A Man called Ove -Fredrik Backman

This is a beautiful little book, sharply written and acutely observed it tells the story of Ove, a man who in his quest to die finds reasons to live. Ove is initially presented as a grumpy neighbour who believes himself surrounded by complete idiots however as more and more is revealed about his past and his marriage to his beloved wife Sonja it becomes clear there is far more to him than that. There isn’t so much a plot in this book as a gentle description of one man, his history and his present day encounters with those around him. It’s hard to say much about the story without spoiling it but it’s a book about grief, about the hole death leaves in life and the power of relationships to help fill that hole to the point that life can be lived again. It’s about love, the love in a marriage over time and the love between friends, old and new. It’s about what makes people who they are and the choices they make about what will define them. It’s all of these things yet never obviously or clumsily, it’s witty and moving with brilliantly observed characters. It’s impossible not to love Ove by the end. Sometimes a book arrives in your life at exactly the right time and for that reason will always stand out as extra special, for me this was one of those books. It’s powerful in it’s own quiet way and definitely worth a read.

The Girl on the Train – Paula Hawkins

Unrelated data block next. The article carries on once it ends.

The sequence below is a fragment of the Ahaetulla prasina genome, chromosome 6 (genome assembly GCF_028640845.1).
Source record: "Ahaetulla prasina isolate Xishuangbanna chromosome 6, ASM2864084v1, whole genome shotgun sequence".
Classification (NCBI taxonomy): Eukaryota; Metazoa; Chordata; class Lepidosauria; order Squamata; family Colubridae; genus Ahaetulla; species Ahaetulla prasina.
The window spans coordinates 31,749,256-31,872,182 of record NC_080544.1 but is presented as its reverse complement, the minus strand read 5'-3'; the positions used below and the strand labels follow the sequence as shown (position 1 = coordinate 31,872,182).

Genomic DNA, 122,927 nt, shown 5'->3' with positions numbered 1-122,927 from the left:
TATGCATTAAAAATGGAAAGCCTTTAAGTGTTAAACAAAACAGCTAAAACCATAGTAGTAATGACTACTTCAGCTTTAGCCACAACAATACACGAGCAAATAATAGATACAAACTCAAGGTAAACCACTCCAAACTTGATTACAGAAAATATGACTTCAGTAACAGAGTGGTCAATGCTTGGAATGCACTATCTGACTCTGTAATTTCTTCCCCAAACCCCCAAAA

This was my book group book for this month, I had read it last summer so didn’t feel the need to re read, and didn’t have time either as I was far too busy with new books, however listening to the chat at book group tonight I did think maybe I should have done as I had clearly forgotten quite a lot about it! Interestingly what I had remembered, even over and above some of the central parts of the plot, was how much I disliked the main character! The story is told from three points of view – Anna , Megan and Rachel which results in some jumping about in time requiring attention to the chapter headings to avoid confusion! The main narrator Rachel has lost her job but continues to take her old train into the city and home again in the evening everyday, usually with a drink, to keep up the appearance of working to her flatmate, a fairly pointless endeavour as she doesn’t seem very interested in her life anyway. Every day this train passes the house Rachel used to share with her husband Tom who now lives there with his new wife Anna and their child. Passing this every day must torment Rachel and the fact that she has no job or much of a life obviously contributes to her lack of self worth and excessive drinking but I often found myself wishing she would sort herself out. Doors along from her old house live another couple who Rachel does not know but passing them every day and witnessing tiny snippets of their relationship she begins to make up a story about the perfect live she imagines them to have. As a concept I quite like this however it’s execution I found a bit tedious. Things turn sinister when it transpires the female from this house, Megan, has gone missing. Rachel, feeling that she knows them and having seen Megan kiss another man, becomes involved in trying to find out what’s happened to her. After quite a slow build up the story does become a bit more gripping but again I found myself frustrated with Rachel as she gets herself in some pretty stupid and potentially dangerous situations. The book finally starts to race along to it’s conclusion which although satisfying in that it wraps everything up is also not satisfying as one of the ladies in my book group said “because it doesn’t make you feel good”. I think this is really spot on for how I felt about this read. I didn’t care for the characters, although the story itself is quite good it didn’t grip me the way other thrillers have and I was glad to finish it because I could stop reading it rather than glad to finish because I was desperate to know what happened. The feeling throughout my book group was similar, no one hated it but no one loved it either, there were were a few comments along the lines of “we have read worse”, not the most positive of endorsements! I know this book got a lot of hype when it first came out and I know people who have loved it but personally I really can’t see what the fuss is about.